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Pursuing a Career In Food Security
Trish Paskov
Paskov in Huaraz, Peru
Trish Paskov wasted no time discovering UW's vast array of undergraduate opportunities when she started college in 2011. Seven months into her freshman year, she participated in a service-learning spring break in south Texas that opened her eyes to problems of food insecurity here in the U.S. As a senior, Trish conducted a self-directed research project on how women's empowerment affects household food security in rural areas of Mexico's central valley.
"I had never thought about how food was grown or what it was like to not have it," she said. "Learning that farmers themselves are the people most affected by food insecurity made no sense to me."
Last winter break, Trish spent three weeks surveying 100 rural households in Oaxaca to parse the factors that enable families – especially female-headed ones – to keep enough food on the table. Many low-income, rural families practice subsistence agriculture, but they also have lost their men to the fields of California's central valley.
The women whose families fare the best are the ones who have assets like land, livestock and access to credit, but they also participate in production, and hold leadership roles in their communities and decision-making power within their households, Paskov found. "This is what we mean by women's empowerment."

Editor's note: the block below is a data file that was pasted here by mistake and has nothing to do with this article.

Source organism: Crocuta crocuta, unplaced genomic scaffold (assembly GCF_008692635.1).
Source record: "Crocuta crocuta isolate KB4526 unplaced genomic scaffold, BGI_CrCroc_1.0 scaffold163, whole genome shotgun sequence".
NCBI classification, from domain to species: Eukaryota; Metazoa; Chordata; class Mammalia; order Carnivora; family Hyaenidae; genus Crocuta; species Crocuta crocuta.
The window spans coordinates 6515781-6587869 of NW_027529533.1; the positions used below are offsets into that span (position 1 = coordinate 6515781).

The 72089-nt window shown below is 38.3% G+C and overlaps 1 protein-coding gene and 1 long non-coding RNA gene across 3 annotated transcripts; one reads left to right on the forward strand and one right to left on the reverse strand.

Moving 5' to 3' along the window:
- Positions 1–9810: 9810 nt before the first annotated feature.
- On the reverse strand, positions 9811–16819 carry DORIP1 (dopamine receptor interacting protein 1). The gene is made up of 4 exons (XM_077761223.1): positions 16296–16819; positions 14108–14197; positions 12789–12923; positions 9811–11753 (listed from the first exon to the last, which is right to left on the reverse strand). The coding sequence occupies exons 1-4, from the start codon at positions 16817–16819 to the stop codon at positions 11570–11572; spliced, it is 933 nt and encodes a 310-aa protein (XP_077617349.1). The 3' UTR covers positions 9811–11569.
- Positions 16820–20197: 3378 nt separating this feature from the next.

From that first spring break trip, Trish pursued her interest in food systems, taking the summer to work on organic farms in California. "Those farmers are passionate about food and sustainable agriculture, but I found myself more drawn to policy questions," she said, which brought her to AAE in her sophomore year. That spring, during a semester abroad in Lima, Peru, Trish interned with an organization launching a food security observatory.
During another study abroad semester in Bangkok, "I was involved in a rural policy competition and presented a sustainable agricultural policy proposal for Thai rice farmers. My team and I won first place."
These international experiences, coupled with her AAE courses, have fired Paskov's desire to work on the ground in international development and food security before applying to graduate programs. "I'd like to eventually work for the FAO or a similar organization," Trish said. She is currently exploring research positions with the Center for Global Development, Innovations for Poverty Action and similar organizations that operate all over the developing world.
Trish cites the rich undergraduate offerings in development and environmental economics in AAE, along with her research work with Jennifer Alix-Garcia, as key factors that helped shape her goals. She graduated in May 2015 with a double major in AAE and Latin American studies, as well as AAE's new Development Certificate.
Alix-Garcia says, "Trish represents everything that we hope our undergraduates will be: smart, thoughtful, driven by social justice, and possessed of boundless energy. I have no doubt she will make a positive difference in the world."
AAE News
Last updated on Mon, Jun 15, 2015 2:12pm